How to Simulate Billiards and Similar Systems
Abstract
An Ncomponent continuoustime dynamic system is considered whose components evolve independently all the time except for discrete asynchronous instances of pairwise interactions. Examples include colliding billiard balls and combat models. A new efficient serial eventdriven algorithm is described for simulating such systems. Rather than maintaining and updating the global state of the system, the algorithm tries to examine only essential events, i.e., component interactions. The events are processed in a nondecreasing order of time; new interactions are scheduled on the basis of the examined interactions using preintegrated equations of evolutions of the components. If the components are distributed uniformly enough in the evolution space, so that this space can be subdivided into small sectors such that only O(1) sectors and O(1) components are in the neighborhood of a sector, then the algorithm spends time O(log N) for processing an event which is the asymptotic minimum. The algorithm uses a simple strategy for handling data: only two states are maintained for each simulated component. Fast data access in this strategy assures the practical efficiency of the algorithm. It works noticeably faster than other algorithms proposed for this model.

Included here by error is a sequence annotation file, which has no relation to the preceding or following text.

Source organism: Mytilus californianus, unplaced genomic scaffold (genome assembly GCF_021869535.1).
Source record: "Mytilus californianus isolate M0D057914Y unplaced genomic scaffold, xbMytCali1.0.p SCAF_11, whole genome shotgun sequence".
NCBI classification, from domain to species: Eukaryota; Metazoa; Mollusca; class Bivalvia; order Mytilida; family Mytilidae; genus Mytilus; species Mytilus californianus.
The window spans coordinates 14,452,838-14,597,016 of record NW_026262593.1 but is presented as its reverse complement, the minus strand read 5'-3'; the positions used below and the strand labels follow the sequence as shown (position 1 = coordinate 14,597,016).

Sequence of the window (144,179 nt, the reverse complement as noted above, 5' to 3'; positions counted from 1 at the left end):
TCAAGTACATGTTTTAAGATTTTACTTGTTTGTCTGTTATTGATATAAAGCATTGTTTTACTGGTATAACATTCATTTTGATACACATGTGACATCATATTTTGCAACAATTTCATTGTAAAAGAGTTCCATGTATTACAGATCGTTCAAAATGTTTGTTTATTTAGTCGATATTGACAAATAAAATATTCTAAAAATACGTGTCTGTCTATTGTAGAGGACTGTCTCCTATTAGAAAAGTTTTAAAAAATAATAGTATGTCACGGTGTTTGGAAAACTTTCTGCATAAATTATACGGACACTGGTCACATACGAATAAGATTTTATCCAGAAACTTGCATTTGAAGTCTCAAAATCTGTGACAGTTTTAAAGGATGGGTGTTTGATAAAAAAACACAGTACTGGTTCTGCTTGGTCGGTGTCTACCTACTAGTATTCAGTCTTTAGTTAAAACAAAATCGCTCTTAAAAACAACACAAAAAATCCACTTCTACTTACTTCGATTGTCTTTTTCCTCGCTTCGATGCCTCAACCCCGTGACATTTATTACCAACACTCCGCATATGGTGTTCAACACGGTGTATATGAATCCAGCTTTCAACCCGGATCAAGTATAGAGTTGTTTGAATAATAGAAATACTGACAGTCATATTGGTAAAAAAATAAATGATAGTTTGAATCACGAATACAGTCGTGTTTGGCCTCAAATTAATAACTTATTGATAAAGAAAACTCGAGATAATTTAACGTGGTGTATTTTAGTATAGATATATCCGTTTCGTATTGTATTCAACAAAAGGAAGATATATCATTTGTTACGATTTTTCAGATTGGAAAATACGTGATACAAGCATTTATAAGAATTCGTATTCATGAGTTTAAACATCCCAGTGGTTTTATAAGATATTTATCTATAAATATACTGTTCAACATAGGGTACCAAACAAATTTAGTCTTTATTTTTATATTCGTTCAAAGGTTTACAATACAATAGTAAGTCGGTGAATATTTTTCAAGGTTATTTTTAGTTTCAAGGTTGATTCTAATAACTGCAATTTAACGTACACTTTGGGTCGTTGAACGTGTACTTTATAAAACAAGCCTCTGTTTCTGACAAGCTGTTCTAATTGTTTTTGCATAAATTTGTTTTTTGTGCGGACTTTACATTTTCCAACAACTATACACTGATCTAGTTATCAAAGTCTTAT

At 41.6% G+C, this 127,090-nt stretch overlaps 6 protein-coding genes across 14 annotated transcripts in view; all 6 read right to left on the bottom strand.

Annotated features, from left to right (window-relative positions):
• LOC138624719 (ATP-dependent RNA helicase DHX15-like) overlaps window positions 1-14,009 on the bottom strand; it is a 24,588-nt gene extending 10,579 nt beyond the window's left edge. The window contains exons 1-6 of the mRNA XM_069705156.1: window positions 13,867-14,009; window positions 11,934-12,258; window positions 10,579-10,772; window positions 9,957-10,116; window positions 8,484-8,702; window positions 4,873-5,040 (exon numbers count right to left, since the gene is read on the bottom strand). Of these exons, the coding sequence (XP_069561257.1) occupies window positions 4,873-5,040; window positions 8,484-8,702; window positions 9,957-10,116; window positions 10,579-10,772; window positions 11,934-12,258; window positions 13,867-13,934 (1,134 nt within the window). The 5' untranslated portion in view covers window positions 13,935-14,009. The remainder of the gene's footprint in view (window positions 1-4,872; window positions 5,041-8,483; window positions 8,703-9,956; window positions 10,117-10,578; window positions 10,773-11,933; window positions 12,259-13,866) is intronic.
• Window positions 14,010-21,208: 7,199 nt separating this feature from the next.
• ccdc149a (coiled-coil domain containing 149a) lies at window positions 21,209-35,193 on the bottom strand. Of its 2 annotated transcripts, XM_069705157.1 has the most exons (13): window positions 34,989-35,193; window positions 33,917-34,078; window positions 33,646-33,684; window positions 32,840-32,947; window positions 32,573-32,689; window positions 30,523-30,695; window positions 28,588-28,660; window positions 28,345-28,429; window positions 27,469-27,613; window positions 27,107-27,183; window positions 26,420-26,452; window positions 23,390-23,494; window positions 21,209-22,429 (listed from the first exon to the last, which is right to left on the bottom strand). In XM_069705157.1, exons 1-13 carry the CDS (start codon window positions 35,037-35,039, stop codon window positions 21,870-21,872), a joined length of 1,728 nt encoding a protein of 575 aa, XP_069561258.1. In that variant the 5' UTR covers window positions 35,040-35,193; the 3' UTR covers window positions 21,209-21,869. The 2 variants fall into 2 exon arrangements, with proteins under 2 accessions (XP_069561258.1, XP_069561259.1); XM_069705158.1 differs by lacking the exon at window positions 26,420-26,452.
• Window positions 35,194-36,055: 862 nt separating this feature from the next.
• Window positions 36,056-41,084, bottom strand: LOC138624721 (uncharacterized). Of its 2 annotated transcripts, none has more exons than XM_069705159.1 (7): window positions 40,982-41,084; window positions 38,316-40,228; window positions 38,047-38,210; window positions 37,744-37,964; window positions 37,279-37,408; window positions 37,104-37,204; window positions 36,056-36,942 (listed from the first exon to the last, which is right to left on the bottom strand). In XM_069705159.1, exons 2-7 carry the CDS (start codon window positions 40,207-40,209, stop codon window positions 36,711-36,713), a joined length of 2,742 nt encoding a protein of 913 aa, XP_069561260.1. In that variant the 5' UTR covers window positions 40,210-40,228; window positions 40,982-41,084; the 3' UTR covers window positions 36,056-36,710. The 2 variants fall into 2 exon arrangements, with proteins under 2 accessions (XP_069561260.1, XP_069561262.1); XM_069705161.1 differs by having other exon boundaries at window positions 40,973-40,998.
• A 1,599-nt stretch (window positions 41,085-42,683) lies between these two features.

Publication:

Journal of Computational Physics
 Pub Date:
 June 1991
 DOI:
 10.1016/00219991(91)902227
 arXiv:
 arXiv:condmat/0503627
 Bibcode:
 1991JCoPh..94..255L
 Keywords:

 Condensed Matter  Materials Science;
 Computer Science  Data Structures and Algorithms;
 Mathematics  Dynamical Systems
 EPrint:
 29 pages. 10 figures